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‘Liaison with Pakistan Post to improve financial inclusion’

Business

July 4, 2020

KARACHI: Improving relationship between banks and Pakistan Post will improve financial inclusion of the underserved and unbanked population, especially in the rural areas, a SBP’s report said on Friday.

The State Bank of Pakistan staff notes said cross-country experience has shown that state-owned postal services could play a vital role in financial inclusion.

The government-owned Pakistan Post primarily provides postal services to around 20 million consumers. Its physical branch infrastructure consists of around 2,400 delivery post offices – 87 percent of these are located outside the five most populated cities. This can add to the 3,900 outlets of the Pakistan microfinance industry. The Pakistan Post had around 10,496 post offices spread throughout the country in 2018/19, according to the economic survey. “Access to formal financial institutions for the masses in Pakistan is still quite low. One of the reasons is that formal financial activities are often clustered around bigger hubs of formal economic activity; the country is large and diverse with a bulk of population engaged in the informal sector,” said the report. “Pakistan still lags behind on a number of financial inclusion indicators compared to other countries in the region and beyond. For example, account holding at financial institutions doubled in 2017 as compared to 2011, but was still far lower than the average of South Asia and the world.”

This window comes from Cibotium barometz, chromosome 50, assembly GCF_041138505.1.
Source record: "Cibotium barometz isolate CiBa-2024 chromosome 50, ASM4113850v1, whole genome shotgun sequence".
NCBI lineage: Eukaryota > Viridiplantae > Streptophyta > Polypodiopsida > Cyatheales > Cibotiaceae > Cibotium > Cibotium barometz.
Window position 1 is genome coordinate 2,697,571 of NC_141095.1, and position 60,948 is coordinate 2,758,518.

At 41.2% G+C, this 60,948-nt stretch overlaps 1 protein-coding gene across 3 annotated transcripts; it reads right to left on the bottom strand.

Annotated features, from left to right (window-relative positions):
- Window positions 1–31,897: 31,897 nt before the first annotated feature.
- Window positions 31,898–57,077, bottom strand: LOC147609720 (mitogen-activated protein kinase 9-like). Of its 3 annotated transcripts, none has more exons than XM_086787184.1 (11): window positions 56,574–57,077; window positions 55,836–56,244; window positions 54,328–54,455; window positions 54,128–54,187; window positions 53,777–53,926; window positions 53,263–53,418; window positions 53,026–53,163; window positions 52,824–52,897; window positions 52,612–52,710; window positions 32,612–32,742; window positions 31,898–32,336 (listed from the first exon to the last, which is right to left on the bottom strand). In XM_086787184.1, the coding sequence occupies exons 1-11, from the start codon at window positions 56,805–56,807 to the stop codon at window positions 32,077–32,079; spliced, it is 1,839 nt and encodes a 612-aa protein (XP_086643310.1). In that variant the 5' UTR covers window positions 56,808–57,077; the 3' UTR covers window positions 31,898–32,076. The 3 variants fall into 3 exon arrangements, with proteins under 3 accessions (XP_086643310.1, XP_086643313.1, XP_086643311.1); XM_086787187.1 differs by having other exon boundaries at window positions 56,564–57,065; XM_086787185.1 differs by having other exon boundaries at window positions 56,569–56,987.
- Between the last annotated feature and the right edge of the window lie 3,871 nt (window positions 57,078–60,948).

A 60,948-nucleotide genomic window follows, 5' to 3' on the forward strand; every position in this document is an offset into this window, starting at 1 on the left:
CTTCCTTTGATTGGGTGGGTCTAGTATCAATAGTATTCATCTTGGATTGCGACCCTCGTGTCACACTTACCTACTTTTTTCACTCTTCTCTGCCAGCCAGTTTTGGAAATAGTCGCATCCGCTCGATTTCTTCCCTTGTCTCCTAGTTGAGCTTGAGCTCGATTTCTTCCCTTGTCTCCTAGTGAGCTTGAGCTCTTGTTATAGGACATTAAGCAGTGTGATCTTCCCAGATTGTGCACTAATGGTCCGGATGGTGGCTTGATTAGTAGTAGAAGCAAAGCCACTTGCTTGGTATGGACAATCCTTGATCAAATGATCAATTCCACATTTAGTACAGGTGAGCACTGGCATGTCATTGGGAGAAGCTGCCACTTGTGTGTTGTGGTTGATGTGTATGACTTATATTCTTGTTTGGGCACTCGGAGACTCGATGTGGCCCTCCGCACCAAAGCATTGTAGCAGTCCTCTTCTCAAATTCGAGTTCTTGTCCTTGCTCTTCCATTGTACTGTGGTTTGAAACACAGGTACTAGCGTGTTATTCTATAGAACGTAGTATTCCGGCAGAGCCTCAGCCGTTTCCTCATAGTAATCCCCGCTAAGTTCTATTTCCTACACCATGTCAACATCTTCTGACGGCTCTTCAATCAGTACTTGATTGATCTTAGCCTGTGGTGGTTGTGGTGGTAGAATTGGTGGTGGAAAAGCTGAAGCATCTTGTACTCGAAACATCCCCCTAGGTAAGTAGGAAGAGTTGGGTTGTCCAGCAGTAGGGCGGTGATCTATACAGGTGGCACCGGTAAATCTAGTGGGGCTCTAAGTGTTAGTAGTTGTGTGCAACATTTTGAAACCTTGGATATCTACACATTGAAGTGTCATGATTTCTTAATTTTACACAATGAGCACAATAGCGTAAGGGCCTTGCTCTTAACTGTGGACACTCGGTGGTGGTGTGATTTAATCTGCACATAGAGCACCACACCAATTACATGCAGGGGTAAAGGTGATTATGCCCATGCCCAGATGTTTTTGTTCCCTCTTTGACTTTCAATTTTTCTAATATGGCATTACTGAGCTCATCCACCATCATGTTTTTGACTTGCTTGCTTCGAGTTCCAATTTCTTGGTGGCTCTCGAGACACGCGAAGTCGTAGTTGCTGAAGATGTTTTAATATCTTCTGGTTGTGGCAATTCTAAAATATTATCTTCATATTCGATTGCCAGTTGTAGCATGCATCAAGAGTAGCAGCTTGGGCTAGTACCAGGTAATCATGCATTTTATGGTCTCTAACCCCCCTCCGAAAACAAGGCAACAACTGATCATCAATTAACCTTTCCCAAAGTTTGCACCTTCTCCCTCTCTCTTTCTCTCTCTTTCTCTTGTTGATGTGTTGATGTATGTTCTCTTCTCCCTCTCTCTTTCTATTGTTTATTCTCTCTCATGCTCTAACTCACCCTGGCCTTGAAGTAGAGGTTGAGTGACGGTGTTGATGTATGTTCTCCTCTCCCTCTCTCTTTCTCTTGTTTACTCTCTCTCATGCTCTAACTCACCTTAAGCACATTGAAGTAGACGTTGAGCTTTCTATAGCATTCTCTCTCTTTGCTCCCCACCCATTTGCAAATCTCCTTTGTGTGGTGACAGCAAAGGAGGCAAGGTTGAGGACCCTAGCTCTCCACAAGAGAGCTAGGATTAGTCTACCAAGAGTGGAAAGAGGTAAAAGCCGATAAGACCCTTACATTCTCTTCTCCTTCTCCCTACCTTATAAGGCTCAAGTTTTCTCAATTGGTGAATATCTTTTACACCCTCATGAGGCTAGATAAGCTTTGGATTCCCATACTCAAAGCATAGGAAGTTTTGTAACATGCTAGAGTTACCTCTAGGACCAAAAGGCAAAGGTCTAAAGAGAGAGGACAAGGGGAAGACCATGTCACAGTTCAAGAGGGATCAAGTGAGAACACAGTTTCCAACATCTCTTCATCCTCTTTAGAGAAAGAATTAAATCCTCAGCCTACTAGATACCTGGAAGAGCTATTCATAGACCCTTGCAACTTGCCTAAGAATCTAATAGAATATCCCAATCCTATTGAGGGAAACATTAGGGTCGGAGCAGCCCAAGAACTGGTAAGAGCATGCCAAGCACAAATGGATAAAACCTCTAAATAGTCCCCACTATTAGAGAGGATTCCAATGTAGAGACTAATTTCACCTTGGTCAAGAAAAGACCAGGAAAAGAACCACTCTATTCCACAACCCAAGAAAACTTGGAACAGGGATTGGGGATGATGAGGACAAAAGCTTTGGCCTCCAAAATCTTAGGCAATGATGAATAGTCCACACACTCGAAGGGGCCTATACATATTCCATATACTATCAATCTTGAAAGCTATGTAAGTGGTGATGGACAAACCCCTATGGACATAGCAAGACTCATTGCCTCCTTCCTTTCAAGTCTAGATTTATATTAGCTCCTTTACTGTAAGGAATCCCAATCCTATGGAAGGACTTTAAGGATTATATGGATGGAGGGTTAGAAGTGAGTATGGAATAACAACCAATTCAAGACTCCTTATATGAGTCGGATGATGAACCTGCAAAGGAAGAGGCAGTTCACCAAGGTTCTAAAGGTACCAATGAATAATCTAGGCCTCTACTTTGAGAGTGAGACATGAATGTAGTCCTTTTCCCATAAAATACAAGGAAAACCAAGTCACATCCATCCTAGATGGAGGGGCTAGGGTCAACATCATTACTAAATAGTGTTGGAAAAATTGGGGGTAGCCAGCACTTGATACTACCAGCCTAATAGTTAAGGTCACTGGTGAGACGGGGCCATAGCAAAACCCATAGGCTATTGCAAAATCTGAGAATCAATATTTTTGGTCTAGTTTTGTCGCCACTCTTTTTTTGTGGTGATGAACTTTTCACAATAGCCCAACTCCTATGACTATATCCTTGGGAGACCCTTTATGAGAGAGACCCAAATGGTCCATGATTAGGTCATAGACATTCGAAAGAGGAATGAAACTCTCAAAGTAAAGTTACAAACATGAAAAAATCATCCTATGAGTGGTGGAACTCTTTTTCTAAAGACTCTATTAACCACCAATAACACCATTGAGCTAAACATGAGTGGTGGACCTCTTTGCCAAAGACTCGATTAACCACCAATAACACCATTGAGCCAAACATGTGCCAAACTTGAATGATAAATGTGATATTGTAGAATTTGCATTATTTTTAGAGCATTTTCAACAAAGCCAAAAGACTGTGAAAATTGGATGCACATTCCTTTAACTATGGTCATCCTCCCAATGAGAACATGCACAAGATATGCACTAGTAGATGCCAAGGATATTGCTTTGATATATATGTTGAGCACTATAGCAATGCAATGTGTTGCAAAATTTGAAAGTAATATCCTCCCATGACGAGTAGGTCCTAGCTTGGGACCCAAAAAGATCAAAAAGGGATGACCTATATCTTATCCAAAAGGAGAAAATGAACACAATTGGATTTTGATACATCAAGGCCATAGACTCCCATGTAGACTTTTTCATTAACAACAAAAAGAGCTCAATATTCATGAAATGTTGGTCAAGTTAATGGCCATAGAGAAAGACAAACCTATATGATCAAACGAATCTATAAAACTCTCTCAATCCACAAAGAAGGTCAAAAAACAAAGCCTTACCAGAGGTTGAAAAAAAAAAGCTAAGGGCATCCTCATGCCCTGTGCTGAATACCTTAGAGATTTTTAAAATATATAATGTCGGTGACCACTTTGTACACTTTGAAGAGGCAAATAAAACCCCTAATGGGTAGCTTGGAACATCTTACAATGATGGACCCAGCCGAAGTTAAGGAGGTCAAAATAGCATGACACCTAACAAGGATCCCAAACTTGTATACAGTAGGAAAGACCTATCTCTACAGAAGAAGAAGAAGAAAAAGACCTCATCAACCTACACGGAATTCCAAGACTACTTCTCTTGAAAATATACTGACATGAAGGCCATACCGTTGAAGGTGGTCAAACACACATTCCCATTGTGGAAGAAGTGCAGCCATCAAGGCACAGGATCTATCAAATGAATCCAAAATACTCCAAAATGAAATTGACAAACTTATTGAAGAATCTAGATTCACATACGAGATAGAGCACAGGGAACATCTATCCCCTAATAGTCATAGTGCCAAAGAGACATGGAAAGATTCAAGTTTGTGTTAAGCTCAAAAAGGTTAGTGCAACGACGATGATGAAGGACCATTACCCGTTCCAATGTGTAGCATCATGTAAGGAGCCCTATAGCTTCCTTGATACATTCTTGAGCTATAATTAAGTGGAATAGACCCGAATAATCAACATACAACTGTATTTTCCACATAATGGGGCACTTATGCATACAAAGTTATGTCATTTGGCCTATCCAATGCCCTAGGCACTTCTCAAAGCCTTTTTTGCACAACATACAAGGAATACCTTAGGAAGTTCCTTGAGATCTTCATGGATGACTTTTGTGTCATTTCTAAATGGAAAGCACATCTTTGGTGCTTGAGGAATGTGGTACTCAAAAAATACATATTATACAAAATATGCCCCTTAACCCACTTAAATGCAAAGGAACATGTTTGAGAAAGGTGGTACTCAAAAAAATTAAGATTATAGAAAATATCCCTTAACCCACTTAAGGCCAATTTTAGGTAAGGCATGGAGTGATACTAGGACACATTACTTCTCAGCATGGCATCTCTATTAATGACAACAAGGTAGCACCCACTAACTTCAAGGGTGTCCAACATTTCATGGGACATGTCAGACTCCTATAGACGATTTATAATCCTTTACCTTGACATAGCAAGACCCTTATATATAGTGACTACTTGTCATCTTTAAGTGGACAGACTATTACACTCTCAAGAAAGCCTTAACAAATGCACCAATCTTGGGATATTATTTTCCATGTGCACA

As of June 2020, the Pakistan Post had entered into a 20-year strategic alliance with Habib Bank Limited with the goal of enhancing financial inclusion. Under this arrangement, the Pakistan Post would promote the services of HBL’s branchless banking platform, while HBL would invest in the technology, infrastructure and capacity enhancement of the post office. The report said the post may have to address a few weak links first. For one thing, significant improvement in manpower capable of delivering financial services would be required. This is all the more relevant given the country’s efforts to strengthen its AML/CFT regime. The Pakistan Post was among the entities flagged in the Asia Pacific Group’s ‘AML/CFT mutual evaluation report of Pakistan’ for having grave deficiencies.

“The release of this report in October 2019 was followed by deliberations to significantly restructure the scope and operations of the Pakistan Post,” it said. “As such, Pakistan Post would have to invest in streamlining its operations to comply with regulatory measures before undertaking any new initiatives to aggressively drive postal financial inclusion going forward.” Secondly, Pakistan Post would have to invest in its technology infrastructure to stay relevant. Such investment has important and strategic externalities that outweigh the benefits in the long-run. “Provision of agriculture and livestock insurance schemes, generating local employment opportunities, and collection of financial data of previously unbanked households are some examples that may motivate investment in this legacy institution,” said the report.